If one hopes to understand this subject better, an interesting place to begin is with the history leading to Khmelnytsky and the Potop, and go chronologically from there. Pay particular attention to the historic symbiotic relationship between the Szlachta, and the upper economic classes of the Jewish community.

        If you really want to dig deep, compare and contrast the contemporary Jewish, Ukrainian, Polish, and Russian interpretations of this history.

        • Ronald King

          Mark, Thanks for the history lesson which was summarized in Wikipedia. It is extremely complex and emotionally overwhelming for me to imagine the violence which resulted in millions of deaths and cultural destruction in such a short amount of time. I become extremely disheartened with the historical failure of our Church to act as a spiritual influence in resisting the sociopathic leaders of this violence.

        • Mark VA


          Sorry if I sounded little preachy – I’ll strive for more “academic detachment” in the future. This small part of our planet and its history is often called “God’s Playground”.

        • Ronald King

          Mark, You are not preachy at all. Academic detachment is not you

  • Cojuanco

    The Tridentine Catechism, as I recall it, basically says if Jews are guilty of killing Jesus, Christians are all the more guilty. After all, one can say that those Jews who participated back then in His death did so out of ignorance that Jesus is God; but our sins, which we commit, make our role in Christ’s death more heinous, because we as Christians know who Jesus is.

    That is to say, if one says that the Jews killed Jesus, in the end we are all the more implicated in the crime, not as co-conspirators merely, but as the principal. You and I killed him. All the pogroms, all the murders, all the anti-Semitism remind me so much of a gangster who, in a futile attempt to cover up his principal role in someone’s death, opens fire on those he conspired with. At best, it is irrational; at worst, it is utterly depraved and hypocritical.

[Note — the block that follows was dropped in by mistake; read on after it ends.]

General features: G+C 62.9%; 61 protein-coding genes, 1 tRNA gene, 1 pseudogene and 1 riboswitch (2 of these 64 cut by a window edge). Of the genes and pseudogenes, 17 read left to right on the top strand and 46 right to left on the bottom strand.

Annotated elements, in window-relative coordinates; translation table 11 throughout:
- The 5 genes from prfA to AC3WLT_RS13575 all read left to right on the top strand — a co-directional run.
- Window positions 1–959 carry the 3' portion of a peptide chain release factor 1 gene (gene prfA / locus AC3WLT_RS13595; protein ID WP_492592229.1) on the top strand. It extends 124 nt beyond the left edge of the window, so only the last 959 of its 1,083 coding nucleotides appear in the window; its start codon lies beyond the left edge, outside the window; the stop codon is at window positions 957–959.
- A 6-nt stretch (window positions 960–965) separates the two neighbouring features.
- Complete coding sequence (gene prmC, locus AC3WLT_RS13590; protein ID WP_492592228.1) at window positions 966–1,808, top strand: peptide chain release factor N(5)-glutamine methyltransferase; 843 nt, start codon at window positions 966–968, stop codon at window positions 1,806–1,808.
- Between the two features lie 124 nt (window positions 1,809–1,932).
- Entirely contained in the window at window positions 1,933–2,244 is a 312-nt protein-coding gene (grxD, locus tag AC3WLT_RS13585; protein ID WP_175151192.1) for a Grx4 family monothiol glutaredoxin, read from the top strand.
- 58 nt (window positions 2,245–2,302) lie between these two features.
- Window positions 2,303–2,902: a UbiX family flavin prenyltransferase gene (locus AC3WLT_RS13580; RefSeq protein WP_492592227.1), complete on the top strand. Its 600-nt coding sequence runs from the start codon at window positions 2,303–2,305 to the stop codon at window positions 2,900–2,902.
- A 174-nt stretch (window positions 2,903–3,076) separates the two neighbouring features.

Too often, we have forgotten that, if the Church is the New Israel, the Improperia are directed to us – we who cry for Christ to be crucified, in the various sins we have committed, and who, unlike the crowds almost two thousand years ago, know very well who Jesus Christ is.

  • Mark VA

    Cojuanco, you wrote:

    “All the pogroms, all the murders, all the anti-Semitism remind me so much of a gangster who, in a futile attempt to cover up his principal role in someone’s death, opens fire on those he conspired with. At best, it is irrational; at worst, it is utterly depraved and hypocritical.”

    May I suggest that a more scholarly lens on the Jewish and Gentile history would be of benefit to all of us. This is what the museum linked to above is all about, and its general location is where the preponderance of this history took place.

    No slogans, agendas, or emotionalism, but knowledge.

    • trellis smith

      At first I wasn’t fully comprehending your historical emphasis but I see it now. We cannot excise the Improperia anymore than we can excise history. Our duty is to witness the history in all its polyvalent character.

  • Eoin Moloney

    Now, I don’t wish to stir up trouble, but it’s not right to go on propagating the old myths about the Inquisition & Crusades. Weren’t (most of) the Crusades attempts to defend Christians from Islamic conquest, or to retake Christian land that had been forcefully conquered? Yes, very wicked things happened on Crusade, but I don’t see how you could throw out the whole concept unless you’re willing to take an extremely pacifist stance, wherein violence is always wrong and never justifiable in any circumstance. Unless, of course, you just mean that we crucified our Lord by the bad things that happened on Crusade, in which case I agree with you.